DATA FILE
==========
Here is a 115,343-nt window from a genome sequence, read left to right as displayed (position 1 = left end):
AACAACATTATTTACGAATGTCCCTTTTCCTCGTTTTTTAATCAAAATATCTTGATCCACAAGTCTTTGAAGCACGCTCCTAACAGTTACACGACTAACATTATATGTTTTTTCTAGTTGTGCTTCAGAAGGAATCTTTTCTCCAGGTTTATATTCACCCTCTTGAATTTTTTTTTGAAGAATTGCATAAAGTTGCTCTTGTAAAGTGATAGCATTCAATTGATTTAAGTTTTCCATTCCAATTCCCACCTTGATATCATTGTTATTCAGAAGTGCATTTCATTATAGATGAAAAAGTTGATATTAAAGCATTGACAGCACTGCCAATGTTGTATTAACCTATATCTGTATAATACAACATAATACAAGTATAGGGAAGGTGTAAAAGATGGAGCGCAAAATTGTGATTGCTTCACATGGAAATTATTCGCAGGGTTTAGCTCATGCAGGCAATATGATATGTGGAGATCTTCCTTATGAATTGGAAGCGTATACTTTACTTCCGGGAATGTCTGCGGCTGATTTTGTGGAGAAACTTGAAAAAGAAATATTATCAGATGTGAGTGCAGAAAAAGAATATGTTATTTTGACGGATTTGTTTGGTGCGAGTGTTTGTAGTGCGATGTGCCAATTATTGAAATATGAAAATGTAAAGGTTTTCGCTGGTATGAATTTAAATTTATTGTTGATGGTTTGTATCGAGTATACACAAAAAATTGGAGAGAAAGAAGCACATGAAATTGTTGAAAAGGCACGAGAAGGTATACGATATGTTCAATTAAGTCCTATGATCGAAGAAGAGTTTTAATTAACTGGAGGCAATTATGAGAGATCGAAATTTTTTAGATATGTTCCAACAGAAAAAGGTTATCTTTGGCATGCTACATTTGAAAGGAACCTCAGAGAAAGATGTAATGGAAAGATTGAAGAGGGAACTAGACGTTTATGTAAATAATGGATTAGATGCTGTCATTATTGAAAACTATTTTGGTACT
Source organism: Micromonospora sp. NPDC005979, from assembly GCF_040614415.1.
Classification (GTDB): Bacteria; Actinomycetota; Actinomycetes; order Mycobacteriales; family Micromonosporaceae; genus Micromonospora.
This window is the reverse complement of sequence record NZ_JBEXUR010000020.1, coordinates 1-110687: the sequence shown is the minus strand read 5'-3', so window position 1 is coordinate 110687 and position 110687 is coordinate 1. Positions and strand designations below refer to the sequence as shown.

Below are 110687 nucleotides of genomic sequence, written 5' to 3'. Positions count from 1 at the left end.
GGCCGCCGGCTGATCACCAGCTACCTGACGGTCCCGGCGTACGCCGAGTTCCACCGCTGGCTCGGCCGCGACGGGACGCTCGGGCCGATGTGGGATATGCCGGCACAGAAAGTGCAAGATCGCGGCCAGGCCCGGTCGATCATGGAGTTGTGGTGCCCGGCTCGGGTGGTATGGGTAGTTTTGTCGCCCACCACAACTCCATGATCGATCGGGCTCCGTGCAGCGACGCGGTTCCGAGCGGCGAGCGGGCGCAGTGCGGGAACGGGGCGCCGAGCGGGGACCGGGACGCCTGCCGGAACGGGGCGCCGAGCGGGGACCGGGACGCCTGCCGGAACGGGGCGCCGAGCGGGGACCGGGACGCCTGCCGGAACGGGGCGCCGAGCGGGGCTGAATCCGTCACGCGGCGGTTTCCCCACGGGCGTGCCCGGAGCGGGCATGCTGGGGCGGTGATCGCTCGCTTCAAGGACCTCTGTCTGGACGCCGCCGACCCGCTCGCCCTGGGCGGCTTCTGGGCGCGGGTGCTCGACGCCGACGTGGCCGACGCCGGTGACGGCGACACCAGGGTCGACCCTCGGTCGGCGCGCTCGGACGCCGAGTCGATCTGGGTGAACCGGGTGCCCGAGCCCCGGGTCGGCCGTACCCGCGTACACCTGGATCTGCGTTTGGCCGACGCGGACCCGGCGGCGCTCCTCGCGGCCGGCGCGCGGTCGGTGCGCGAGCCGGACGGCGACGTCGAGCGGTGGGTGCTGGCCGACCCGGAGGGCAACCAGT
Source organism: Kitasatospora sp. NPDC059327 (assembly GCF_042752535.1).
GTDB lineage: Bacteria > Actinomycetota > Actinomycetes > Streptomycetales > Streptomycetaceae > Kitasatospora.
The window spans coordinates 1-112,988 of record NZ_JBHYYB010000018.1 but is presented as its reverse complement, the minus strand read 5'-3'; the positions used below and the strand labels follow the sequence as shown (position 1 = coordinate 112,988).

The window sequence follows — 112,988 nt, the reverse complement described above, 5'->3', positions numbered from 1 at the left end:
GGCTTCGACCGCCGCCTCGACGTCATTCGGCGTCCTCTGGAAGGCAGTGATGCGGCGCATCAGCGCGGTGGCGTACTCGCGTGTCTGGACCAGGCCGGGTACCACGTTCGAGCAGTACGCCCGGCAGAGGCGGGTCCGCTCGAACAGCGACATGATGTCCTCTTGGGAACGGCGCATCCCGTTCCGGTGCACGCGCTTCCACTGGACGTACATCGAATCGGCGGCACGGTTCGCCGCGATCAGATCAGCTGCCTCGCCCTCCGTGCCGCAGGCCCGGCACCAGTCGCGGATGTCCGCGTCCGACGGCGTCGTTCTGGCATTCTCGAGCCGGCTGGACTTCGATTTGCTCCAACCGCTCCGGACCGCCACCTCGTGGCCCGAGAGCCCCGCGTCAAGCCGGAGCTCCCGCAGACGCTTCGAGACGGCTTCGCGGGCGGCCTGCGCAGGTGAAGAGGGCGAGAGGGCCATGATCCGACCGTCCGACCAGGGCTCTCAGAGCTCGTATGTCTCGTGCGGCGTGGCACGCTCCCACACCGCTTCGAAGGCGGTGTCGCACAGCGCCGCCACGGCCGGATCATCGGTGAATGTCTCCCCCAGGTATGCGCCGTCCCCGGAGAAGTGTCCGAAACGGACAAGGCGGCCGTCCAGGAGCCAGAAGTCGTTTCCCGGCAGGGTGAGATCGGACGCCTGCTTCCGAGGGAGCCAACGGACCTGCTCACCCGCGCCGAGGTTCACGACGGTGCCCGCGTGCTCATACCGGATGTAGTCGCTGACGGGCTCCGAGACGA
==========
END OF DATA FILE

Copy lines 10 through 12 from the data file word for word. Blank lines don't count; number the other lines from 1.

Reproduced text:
The window spans coordinates 1-112,988 of record NZ_JBHYYB010000018.1 but is presented as its reverse complement, the minus strand read 5'-3'; the positions used below and the strand labels follow the sequence as shown (position 1 = coordinate 112,988).

The window sequence follows — 112,988 nt, the reverse complement described above, 5'->3', positions numbered from 1 at the left end:
GGCTTCGACCGCCGCCTCGACGTCATTCGGCGTCCTCTGGAAGGCAGTGATGCGGCGCATCAGCGCGGTGGCGTACTCGCGTGTCTGGACCAGGCCGGGTACCACGTTCGAGCAGTACGCCCGGCAGAGGCGGGTCCGCTCGAACAGCGACATGATGTCCTCTTGGGAACGGCGCATCCCGTTCCGGTGCACGCGCTTCCACTGGACGTACATCGAATCGGCGGCACGGTTCGCCGCGATCAGATCAGCTGCCTCGCCCTCCGTGCCGCAGGCCCGGCACCAGTCGCGGATGTCCGCGTCCGACGGCGTCGTTCTGGCATTCTCGAGCCGGCTGGACTTCGATTTGCTCCAACCGCTCCGGACCGCCACCTCGTGGCCCGAGAGCCCCGCGTCAAGCCGGAGCTCCCGCAGACGCTTCGAGACGGCTTCGCGGGCGGCCTGCGCAGGTGAAGAGGGCGAGAGGGCCATGATCCGACCGTCCGACCAGGGCTCTCAGAGCTCGTATGTCTCGTGCGGCGTGGCACGCTCCCACACCGCTTCGAAGGCGGTGTCGCACAGCGCCGCCACGGCCGGATCATCGGTGAATGTCTCCCCCAGGTATGCGCCGTCCCCGGAGAAGTGTCCGAAACGGACAAGGCGGCCGTCCAGGAGCCAGAAGTCGTTTCCCGGCAGGGTGAGATCGGACGCCTGCTTCCGAGGGAGCCAACGGACCTGCTCACCCGCGCCGAGGTTCACGACGGTGCCCGCGTGCTCATACCGGATGTAGTCGCTGACGGGCTCCGAGACGA